Self-Driving Robots Are About To Start Delivering Lunch

Starship Technologies is working with several companies to deliver packages and food using six self-driving wheels

A Starship Technologies commercial delivery robot during a demo. — REUTERS
Jul 06, 2016 at 8:41 AM ET

Self-driving robots are about to begin delivering food, groceries, and packages in several European cities as part of a trial by the co-founders of Skype.

Starship Technologies will put the autonomous robots on the streets of London, Dusseldorf in Germany, and Bern in Switzerland starting this month, Mashable reported. The company, headquartered in London, has partnered with European and London food delivery companies Just Eat and Pronto, German retailer Metro Group, and German package delivery company Hermes, to test the technology.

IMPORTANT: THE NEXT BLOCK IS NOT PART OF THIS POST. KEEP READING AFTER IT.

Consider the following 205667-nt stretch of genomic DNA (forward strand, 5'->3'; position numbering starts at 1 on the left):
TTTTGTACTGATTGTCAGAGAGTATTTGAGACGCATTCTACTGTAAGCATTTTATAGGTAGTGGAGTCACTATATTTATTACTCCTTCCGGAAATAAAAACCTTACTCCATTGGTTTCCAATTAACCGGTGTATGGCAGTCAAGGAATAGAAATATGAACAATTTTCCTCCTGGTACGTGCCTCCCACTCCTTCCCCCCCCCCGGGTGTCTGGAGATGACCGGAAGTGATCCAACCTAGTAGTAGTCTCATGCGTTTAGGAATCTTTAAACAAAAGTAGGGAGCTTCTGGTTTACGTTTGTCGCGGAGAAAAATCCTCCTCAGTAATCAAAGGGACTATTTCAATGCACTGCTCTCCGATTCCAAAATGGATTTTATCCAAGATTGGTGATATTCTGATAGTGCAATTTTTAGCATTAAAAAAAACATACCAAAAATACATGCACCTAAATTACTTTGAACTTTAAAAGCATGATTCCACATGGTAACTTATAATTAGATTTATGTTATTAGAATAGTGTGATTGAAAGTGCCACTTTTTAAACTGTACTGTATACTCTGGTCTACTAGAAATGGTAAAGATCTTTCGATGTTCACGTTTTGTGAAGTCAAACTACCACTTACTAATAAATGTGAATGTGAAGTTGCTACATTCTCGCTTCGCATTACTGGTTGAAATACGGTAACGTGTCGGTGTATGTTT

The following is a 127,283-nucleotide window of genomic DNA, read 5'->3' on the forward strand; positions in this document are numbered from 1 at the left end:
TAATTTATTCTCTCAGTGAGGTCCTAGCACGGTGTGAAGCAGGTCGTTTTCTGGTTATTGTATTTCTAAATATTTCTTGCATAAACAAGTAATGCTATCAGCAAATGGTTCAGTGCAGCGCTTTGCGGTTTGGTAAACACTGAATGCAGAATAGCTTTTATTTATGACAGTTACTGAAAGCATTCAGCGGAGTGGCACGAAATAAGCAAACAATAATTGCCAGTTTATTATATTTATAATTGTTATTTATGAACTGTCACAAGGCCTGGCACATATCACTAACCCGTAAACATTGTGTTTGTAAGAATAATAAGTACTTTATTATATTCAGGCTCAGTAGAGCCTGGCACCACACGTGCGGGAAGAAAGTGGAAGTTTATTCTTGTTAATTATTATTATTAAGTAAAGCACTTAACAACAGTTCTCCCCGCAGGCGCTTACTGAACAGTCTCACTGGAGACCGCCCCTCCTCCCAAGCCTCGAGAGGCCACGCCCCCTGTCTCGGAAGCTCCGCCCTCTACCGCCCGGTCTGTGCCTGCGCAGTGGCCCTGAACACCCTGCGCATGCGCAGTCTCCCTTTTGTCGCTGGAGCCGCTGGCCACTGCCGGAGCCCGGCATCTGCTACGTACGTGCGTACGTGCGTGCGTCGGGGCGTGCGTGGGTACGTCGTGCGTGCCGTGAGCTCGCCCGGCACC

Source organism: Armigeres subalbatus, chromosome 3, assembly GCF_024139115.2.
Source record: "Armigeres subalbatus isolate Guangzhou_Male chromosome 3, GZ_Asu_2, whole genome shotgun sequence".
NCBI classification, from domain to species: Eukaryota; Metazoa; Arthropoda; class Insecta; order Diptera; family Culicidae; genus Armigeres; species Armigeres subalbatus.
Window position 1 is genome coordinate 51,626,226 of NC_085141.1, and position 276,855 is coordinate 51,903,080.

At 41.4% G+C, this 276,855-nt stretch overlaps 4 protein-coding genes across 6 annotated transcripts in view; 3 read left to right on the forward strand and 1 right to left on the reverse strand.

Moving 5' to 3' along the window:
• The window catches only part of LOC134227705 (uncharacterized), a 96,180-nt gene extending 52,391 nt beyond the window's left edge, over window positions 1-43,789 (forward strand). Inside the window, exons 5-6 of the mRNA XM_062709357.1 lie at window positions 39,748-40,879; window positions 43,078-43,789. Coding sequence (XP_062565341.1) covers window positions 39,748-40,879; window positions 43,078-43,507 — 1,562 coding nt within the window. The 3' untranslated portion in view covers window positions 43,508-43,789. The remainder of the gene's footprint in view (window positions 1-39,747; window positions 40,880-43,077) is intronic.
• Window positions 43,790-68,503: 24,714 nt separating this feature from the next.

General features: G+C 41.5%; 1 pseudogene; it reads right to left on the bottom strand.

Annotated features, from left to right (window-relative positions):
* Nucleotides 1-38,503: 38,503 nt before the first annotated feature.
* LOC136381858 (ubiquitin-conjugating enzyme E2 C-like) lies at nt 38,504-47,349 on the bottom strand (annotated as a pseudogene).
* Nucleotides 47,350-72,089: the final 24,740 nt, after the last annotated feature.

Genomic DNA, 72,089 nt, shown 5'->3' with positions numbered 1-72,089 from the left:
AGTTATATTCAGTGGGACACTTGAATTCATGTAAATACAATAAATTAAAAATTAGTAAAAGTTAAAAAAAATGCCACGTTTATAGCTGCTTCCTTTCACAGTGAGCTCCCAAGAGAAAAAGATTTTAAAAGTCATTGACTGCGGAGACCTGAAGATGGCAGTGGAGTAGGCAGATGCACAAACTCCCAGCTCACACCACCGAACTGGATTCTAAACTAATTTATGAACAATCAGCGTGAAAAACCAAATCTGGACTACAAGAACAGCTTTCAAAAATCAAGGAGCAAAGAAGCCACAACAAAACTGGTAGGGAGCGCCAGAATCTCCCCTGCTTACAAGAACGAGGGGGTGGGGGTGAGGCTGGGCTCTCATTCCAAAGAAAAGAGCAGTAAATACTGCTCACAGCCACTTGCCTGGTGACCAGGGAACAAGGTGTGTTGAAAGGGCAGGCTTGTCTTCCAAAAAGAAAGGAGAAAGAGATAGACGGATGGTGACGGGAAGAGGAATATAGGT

Starship’s chief operating officer Allan Martinson told Bloomberg that each business will use “between five to 10 robots in one or two areas of each city” during the trial,” and that the robots could be used in the U.S. “within months.”

According to Pronto, the robots use nine cameras, two-way audio, obstacle detection, and an alarm that sounds if someone interferes with them. In a post on its website on Wednesday, Just Eat said the robots drive autonomously, but are monitored by humans “who can take over at any time.”

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Deliveries using the robots will be limited to short distances. Mashable reported that they’re capable of driving “in a 2-3 mile radius.” According to Bloomberg, the robots have been specifically designed to drive on sidewalks, have a top speed of 4 miles per hour, and can carry up to 20 pounds.

Customers will be given a code that they can use to access their delivery once the robot arrives at its destination, Just Eat said. The robots have already driven almost 5,000 test miles, Mashable said, and have not been involved in an accident.

The robots, first introduced in November, are an alternative to delivery drones pioneered by companies including Google and Amazon, which may be hindered by the Federal Aviation Administration’s new drone regulations.